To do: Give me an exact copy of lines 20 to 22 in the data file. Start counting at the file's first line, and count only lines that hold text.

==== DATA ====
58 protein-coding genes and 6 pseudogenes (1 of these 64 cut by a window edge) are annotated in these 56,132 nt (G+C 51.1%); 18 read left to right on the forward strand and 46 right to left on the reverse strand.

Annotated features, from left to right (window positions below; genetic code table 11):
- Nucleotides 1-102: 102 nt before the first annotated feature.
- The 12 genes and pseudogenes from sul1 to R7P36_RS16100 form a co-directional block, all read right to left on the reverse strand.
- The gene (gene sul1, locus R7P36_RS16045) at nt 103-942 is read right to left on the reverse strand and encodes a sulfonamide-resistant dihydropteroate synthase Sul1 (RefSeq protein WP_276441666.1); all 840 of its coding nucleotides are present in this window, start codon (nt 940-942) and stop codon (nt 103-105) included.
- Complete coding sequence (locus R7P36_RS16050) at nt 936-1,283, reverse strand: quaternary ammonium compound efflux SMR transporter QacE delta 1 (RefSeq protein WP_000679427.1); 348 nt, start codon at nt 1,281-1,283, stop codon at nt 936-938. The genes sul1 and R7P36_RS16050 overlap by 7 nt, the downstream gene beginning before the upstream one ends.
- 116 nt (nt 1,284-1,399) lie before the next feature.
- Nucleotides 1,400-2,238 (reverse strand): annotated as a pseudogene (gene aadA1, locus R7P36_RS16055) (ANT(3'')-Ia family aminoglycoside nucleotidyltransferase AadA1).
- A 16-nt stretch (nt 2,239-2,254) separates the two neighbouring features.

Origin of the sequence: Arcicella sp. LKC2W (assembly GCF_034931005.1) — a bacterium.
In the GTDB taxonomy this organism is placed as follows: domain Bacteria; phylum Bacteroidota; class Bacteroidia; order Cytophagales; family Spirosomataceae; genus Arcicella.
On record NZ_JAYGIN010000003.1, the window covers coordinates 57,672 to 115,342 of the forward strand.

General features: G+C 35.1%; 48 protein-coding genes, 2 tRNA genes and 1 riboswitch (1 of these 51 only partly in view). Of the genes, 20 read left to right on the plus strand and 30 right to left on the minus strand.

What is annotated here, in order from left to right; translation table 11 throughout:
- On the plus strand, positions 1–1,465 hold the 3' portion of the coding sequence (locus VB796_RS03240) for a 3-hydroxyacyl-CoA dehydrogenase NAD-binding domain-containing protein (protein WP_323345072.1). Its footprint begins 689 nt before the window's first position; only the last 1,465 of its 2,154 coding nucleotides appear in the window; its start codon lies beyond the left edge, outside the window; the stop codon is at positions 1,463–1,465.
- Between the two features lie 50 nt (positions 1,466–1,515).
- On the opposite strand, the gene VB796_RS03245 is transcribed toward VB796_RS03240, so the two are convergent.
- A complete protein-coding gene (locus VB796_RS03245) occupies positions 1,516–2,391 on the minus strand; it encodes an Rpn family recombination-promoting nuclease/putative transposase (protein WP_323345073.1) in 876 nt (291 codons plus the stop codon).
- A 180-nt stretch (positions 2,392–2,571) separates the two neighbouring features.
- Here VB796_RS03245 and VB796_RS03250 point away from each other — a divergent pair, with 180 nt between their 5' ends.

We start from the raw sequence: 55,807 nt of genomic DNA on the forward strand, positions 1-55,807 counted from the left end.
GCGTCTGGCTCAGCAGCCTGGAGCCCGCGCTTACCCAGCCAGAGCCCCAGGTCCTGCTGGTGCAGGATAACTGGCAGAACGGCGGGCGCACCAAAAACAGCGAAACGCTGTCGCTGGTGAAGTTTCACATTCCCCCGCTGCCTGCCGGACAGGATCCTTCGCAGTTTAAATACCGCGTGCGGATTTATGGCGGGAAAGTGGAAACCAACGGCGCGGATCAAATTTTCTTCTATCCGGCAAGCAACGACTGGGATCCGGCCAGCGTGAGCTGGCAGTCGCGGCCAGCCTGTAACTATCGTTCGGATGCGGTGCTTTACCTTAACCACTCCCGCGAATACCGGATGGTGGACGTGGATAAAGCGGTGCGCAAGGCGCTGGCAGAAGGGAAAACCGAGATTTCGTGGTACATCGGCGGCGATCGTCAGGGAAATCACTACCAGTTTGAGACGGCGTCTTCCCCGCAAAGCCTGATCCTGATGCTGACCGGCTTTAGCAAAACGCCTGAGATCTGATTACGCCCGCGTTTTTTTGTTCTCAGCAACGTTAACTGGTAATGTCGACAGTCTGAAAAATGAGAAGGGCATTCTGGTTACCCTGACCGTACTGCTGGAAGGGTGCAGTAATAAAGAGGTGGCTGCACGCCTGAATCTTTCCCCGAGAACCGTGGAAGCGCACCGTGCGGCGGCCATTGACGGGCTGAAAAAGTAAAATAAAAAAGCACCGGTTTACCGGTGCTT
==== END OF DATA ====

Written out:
- Here VB796_RS03245 and VB796_RS03250 point away from each other — a divergent pair, with 180 nt between their 5' ends.

We start from the raw sequence: 55,807 nt of genomic DNA on the forward strand, positions 1-55,807 counted from the left end.
GCGTCTGGCTCAGCAGCCTGGAGCCCGCGCTTACCCAGCCAGAGCCCCAGGTCCTGCTGGTGCAGGATAACTGGCAGAACGGCGGGCGCACCAAAAACAGCGAAACGCTGTCGCTGGTGAAGTTTCACATTCCCCCGCTGCCTGCCGGACAGGATCCTTCGCAGTTTAAATACCGCGTGCGGATTTATGGCGGGAAAGTGGAAACCAACGGCGCGGATCAAATTTTCTTCTATCCGGCAAGCAACGACTGGGATCCGGCCAGCGTGAGCTGGCAGTCGCGGCCAGCCTGTAACTATCGTTCGGATGCGGTGCTTTACCTTAACCACTCCCGCGAATACCGGATGGTGGACGTGGATAAAGCGGTGCGCAAGGCGCTGGCAGAAGGGAAAACCGAGATTTCGTGGTACATCGGCGGCGATCGTCAGGGAAATCACTACCAGTTTGAGACGGCGTCTTCCCCGCAAAGCCTGATCCTGATGCTGACCGGCTTTAGCAAAACGCCTGAGATCTGATTACGCCCGCGTTTTTTTGTTCTCAGCAACGTTAACTGGTAATGTCGACAGTCTGAAAAATGAGAAGGGCATTCTGGTTACCCTGACCGTACTGCTGGAAGGGTGCAGTAATAAAGAGGTGGCTGCACGCCTGAATCTTTCCCCGAGAACCGTGGAAGCGCACCGTGCGGCGGCCATTGACGGGCTGAAAAAGTAAAATAAAAAAGCACCGGTTTACCGGTGCTT